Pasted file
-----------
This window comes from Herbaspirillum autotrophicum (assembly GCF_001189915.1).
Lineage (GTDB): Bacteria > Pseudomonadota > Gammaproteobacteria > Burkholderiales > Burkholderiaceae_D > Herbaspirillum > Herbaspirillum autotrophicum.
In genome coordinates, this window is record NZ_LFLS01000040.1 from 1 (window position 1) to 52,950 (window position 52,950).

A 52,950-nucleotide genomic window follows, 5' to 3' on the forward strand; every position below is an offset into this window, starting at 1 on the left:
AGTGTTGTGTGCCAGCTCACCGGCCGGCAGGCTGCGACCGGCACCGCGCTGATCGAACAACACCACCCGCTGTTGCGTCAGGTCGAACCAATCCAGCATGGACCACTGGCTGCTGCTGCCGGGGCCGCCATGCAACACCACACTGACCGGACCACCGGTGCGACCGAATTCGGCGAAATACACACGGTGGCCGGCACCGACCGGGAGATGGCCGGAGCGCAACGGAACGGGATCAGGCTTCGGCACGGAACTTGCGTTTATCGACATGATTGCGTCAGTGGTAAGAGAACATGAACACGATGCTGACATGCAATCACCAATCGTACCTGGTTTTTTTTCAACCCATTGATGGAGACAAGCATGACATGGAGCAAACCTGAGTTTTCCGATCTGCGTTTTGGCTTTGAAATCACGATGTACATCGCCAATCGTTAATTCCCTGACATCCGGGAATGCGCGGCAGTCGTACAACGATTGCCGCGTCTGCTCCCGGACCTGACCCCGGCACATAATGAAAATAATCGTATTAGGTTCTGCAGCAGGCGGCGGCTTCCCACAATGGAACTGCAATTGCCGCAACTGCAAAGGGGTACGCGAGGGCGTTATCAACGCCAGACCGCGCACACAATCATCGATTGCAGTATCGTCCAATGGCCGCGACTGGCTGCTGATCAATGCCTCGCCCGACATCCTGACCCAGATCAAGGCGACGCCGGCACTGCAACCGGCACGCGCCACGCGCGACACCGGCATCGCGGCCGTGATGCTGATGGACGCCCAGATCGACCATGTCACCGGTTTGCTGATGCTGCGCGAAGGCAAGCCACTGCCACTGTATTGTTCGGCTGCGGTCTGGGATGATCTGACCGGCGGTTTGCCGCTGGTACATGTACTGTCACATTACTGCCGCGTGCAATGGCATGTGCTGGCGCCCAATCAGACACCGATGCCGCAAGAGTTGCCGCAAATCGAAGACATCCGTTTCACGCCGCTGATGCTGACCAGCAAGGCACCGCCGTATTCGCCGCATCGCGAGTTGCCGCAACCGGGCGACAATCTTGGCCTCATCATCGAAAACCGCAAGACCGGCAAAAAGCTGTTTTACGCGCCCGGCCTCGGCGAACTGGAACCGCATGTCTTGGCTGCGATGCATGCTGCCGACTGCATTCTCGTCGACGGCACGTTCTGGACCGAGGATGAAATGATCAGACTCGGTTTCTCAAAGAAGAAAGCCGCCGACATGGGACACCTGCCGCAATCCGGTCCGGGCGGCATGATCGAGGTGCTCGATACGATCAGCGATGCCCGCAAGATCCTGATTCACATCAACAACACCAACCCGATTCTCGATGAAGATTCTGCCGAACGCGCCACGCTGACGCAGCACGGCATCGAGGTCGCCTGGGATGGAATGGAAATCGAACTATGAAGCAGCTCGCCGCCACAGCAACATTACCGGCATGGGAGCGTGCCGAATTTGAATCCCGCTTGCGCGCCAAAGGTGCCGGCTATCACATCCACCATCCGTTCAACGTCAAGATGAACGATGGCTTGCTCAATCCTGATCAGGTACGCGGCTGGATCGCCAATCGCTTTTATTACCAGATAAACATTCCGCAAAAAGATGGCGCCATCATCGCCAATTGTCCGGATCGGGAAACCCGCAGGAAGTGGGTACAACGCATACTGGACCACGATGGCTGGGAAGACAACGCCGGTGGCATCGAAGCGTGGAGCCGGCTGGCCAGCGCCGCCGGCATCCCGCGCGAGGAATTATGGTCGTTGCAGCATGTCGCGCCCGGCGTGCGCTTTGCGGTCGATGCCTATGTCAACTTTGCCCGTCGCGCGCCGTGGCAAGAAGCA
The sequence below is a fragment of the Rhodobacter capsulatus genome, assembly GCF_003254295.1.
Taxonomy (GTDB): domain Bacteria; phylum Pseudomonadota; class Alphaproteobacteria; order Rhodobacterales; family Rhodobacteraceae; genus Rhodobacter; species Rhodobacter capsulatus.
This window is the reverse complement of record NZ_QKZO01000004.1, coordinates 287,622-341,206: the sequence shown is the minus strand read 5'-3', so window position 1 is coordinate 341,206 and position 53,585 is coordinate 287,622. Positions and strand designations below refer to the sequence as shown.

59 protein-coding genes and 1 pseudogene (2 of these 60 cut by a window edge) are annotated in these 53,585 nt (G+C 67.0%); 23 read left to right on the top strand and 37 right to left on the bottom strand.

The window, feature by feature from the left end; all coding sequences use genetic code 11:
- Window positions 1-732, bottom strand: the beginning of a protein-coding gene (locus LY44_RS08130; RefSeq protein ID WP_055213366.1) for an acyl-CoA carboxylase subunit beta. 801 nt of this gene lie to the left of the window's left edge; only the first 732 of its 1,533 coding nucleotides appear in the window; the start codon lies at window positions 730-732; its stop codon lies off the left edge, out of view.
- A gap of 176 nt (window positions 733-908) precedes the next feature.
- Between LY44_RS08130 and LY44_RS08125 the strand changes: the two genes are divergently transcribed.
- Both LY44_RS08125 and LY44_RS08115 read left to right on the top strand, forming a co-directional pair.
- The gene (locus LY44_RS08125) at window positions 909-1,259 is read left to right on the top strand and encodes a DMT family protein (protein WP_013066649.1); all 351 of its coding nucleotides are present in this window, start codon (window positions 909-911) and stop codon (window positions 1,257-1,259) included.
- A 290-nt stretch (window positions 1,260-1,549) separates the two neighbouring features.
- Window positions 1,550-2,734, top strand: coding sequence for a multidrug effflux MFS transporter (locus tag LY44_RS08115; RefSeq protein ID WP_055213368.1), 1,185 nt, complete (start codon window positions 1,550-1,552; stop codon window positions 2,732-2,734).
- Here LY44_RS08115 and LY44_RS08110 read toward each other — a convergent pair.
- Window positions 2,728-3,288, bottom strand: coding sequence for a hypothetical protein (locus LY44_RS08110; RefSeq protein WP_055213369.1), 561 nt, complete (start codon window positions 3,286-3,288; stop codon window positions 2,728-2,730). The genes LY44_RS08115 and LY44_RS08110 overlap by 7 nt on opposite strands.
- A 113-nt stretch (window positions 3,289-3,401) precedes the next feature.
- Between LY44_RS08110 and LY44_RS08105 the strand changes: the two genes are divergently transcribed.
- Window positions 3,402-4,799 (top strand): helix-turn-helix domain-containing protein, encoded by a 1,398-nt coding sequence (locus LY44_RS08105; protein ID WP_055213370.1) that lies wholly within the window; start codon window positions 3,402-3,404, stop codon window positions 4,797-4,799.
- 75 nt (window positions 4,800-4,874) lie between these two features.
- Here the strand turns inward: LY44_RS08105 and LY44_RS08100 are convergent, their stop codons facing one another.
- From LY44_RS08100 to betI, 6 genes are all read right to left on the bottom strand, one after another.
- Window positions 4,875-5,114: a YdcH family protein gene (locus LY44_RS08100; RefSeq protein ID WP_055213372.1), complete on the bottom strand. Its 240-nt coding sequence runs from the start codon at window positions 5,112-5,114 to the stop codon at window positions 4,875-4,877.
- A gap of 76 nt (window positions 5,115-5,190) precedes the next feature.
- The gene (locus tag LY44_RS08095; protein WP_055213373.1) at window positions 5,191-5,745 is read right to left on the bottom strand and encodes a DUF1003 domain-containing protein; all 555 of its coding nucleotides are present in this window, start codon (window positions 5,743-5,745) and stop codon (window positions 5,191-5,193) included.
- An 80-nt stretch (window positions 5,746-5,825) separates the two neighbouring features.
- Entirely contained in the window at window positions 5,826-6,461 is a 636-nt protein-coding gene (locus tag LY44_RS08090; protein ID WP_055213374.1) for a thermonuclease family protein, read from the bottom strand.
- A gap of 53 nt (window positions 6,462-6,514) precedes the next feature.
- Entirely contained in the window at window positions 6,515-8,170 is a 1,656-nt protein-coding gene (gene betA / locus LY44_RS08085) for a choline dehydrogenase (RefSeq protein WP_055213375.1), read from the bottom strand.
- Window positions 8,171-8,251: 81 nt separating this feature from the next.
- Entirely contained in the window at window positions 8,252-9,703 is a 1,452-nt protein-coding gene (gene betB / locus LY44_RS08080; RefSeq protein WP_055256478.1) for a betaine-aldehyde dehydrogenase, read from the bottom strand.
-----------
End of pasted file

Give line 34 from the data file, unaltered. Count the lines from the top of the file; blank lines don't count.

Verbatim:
- Entirely contained in the window at window positions 8,252-9,703 is a 1,452-nt protein-coding gene (gene betB / locus LY44_RS08080; RefSeq protein WP_055256478.1) for a betaine-aldehyde dehydrogenase, read from the bottom strand.